Vinyl and Fiberglass Window Replacements

Vinyl vs. Fiberglass Windows

Windows are a fundamental part of every home. Not only do they provide protection from the elements and allow sunlight into your space, but they also enhance your home’s aesthetic and could potentially raise its curb value. However, not all windows are created equal. Certain windows won’t provide the same benefits for every home, and each type of window comes with its fair share of pros and cons that homeowners should be aware of before making any major renovations or purchases.

Thinking of Replacing Your Windows? You Have Choices

There are plenty of window materials out there, from vinyl to aluminum to wood. Perhaps the two most popular styles found on modern homes in the U.S. are vinyl and fiberglass. If you’re considering upgrading your windows soon, it’s fair to question which material will best fit your home. Some factors to consider are strength, durability, cost and energy efficiency, among others.

Appearance

You may not think much about window appearance – the whole point is to look through them, after all – but fiberglass and vinyl windows have some aesthetic differentiators worth noting. Fiberglass windows can be painted, customized upon purchase and can closely mimic the appearance of wood windows. Vinyl windows, on the other hand, cannot be painted and tend to have a “plain” look.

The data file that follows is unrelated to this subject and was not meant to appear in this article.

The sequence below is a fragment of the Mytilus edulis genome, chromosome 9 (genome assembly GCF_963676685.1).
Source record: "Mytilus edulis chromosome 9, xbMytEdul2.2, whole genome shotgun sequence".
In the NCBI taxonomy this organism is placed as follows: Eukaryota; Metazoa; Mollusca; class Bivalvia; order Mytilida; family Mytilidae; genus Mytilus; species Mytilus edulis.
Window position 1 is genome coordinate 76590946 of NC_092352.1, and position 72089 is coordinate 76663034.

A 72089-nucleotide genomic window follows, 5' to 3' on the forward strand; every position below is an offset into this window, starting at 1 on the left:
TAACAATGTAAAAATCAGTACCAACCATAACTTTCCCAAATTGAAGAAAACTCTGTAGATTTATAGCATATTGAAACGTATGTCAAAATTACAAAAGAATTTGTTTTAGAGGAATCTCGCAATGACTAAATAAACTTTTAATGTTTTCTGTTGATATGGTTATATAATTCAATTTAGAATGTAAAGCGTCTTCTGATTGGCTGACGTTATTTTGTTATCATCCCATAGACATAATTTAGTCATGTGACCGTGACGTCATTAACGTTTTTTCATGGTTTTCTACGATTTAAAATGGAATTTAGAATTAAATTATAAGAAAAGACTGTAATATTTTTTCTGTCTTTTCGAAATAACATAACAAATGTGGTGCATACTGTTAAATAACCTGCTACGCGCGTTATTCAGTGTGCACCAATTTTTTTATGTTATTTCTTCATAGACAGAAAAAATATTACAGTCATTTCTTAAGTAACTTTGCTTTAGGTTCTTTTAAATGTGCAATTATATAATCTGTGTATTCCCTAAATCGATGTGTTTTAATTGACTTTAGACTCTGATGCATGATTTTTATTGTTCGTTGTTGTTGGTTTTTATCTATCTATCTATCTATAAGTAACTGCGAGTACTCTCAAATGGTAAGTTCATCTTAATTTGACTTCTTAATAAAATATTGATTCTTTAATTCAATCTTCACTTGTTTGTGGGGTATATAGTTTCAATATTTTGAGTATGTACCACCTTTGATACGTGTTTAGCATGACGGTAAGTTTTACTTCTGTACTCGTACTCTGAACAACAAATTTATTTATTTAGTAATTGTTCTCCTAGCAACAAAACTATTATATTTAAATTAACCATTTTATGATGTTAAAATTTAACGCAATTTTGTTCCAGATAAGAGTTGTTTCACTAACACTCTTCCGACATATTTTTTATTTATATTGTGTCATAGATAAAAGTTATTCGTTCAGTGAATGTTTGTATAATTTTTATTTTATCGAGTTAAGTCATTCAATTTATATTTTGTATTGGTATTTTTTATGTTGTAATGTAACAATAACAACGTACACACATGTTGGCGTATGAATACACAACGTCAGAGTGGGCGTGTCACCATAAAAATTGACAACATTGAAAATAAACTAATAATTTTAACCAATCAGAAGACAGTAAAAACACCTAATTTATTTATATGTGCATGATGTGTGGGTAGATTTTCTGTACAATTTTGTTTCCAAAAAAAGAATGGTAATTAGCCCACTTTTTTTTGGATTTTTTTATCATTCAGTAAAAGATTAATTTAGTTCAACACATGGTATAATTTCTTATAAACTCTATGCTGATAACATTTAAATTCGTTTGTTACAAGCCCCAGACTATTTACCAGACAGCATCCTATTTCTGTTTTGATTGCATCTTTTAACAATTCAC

Fiberglass windows also have more glass surface area than vinyl. This is because vinyl materials aren’t as strong, so more material is needed to construct the frame, resulting in less glass space. If more natural light and more versatile appearance options are important to you, consider fiberglass over vinyl.

Price

Vinyl windows are more affordable because the material is less expensive and installation tends to be less labor intensive. Prices will always vary depending on the window size and installation job, but overall, you can expect to pay about 10 to 30 percent more for fiberglass windows than vinyl.

Part of the price difference is attributable to the fact that fiberglass windows must be professionally installed and cannot be purchased from a home improvement store. On the plus side, this should provide some peace of mind because you’ll be getting the best possible product as well as installation with an expert’s touch.